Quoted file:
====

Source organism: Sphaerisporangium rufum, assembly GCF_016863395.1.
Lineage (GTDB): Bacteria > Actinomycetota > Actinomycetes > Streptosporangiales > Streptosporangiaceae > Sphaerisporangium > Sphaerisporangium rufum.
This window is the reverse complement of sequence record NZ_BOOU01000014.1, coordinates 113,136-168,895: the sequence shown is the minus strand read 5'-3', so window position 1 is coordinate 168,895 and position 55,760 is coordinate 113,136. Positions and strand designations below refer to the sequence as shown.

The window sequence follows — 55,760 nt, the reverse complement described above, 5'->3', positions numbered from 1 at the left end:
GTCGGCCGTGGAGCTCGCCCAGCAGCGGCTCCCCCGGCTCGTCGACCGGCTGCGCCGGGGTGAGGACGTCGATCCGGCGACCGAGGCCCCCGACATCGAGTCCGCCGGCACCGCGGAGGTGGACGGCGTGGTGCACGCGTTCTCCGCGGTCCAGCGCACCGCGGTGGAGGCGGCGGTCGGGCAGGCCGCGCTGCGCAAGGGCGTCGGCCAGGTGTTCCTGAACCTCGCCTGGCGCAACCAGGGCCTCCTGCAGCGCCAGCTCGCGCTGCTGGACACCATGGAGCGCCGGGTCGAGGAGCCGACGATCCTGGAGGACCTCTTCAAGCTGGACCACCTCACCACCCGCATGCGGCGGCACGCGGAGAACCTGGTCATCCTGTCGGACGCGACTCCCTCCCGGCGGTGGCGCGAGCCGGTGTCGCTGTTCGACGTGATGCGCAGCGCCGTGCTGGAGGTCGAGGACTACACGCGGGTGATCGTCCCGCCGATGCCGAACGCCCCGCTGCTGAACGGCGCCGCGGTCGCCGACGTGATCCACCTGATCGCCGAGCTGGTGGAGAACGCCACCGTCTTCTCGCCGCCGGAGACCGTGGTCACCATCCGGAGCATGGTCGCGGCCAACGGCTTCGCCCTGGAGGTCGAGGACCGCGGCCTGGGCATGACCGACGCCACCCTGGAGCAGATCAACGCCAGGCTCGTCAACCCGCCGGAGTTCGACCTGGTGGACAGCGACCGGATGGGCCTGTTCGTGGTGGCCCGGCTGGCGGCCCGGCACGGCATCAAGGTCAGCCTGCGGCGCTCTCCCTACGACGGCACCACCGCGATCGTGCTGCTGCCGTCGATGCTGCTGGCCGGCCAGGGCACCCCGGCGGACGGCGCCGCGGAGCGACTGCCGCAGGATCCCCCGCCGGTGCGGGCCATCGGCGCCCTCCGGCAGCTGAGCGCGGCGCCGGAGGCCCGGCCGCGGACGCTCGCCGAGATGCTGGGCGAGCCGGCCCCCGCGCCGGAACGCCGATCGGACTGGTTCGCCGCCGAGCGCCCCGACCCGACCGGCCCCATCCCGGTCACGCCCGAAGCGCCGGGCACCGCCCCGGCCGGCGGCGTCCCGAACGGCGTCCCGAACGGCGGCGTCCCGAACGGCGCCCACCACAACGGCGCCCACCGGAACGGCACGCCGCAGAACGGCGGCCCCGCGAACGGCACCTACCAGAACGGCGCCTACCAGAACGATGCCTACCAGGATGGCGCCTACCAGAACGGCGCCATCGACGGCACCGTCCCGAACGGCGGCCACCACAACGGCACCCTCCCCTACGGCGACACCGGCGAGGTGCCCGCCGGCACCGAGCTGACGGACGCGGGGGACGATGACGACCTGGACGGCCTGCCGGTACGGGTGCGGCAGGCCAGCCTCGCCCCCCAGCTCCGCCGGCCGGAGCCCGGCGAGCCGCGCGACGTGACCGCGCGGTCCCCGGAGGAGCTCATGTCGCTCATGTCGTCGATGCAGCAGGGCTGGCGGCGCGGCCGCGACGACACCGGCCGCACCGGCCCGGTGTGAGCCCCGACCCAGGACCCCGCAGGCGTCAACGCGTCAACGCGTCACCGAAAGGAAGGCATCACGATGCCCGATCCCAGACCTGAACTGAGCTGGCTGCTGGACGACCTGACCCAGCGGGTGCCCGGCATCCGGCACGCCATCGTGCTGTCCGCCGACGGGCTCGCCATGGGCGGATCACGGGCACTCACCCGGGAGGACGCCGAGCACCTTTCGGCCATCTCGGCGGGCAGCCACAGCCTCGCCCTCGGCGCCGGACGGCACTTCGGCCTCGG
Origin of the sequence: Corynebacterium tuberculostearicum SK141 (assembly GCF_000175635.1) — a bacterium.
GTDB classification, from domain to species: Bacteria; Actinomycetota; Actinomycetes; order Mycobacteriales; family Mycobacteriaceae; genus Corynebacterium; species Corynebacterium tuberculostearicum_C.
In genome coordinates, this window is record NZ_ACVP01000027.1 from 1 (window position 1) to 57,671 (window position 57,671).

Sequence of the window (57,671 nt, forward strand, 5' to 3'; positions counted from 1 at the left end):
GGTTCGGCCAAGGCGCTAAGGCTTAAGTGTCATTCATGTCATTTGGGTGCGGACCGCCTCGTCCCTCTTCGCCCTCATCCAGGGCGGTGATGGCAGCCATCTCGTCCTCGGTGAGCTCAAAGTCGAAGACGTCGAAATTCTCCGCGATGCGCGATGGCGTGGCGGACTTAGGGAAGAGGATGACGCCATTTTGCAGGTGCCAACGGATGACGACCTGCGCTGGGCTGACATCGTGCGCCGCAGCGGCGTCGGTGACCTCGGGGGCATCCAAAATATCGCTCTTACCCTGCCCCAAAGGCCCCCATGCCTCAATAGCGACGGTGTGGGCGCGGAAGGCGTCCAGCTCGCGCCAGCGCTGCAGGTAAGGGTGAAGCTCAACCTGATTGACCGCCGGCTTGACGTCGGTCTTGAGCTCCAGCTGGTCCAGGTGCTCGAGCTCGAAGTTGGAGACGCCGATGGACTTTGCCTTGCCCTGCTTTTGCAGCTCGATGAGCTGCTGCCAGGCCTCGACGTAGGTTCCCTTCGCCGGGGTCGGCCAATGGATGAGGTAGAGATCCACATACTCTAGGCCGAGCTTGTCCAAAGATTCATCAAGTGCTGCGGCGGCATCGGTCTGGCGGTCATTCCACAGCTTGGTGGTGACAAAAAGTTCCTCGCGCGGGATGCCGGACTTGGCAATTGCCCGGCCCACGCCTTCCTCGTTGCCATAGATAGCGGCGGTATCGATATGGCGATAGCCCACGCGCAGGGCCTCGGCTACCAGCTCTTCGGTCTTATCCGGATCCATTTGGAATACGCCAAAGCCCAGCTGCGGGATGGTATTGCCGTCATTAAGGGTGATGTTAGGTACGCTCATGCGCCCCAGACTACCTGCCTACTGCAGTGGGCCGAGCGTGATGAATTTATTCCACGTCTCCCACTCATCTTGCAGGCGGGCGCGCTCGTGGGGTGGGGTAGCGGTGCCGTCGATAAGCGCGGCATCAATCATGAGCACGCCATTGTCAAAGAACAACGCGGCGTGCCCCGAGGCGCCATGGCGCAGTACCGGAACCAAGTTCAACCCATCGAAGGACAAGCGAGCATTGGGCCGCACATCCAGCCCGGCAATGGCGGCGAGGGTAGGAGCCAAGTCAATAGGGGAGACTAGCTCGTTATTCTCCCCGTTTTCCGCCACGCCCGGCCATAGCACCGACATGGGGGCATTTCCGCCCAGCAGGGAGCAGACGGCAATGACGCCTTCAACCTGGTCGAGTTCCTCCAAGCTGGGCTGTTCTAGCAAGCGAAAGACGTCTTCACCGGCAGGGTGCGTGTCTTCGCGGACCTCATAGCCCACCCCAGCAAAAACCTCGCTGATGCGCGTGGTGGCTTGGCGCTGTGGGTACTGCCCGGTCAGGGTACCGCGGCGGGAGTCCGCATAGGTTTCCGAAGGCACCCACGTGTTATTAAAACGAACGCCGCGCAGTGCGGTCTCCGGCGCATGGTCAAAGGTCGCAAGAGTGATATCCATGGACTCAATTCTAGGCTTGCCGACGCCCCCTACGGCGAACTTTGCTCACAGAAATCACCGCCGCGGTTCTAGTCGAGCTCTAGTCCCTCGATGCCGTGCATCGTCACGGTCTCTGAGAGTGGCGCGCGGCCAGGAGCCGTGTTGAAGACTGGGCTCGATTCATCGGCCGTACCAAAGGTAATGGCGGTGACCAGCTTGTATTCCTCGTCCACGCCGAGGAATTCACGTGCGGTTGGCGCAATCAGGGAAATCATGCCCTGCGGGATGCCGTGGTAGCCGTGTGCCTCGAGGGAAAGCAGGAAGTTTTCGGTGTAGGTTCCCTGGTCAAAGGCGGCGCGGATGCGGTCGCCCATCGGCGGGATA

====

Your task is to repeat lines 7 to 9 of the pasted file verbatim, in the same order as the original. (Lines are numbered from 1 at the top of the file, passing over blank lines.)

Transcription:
GTDB classification, from domain to species: Bacteria; Actinomycetota; Actinomycetes; order Mycobacteriales; family Mycobacteriaceae; genus Corynebacterium; species Corynebacterium tuberculostearicum_C.
In genome coordinates, this window is record NZ_ACVP01000027.1 from 1 (window position 1) to 57,671 (window position 57,671).

Sequence of the window (57,671 nt, forward strand, 5' to 3'; positions counted from 1 at the left end):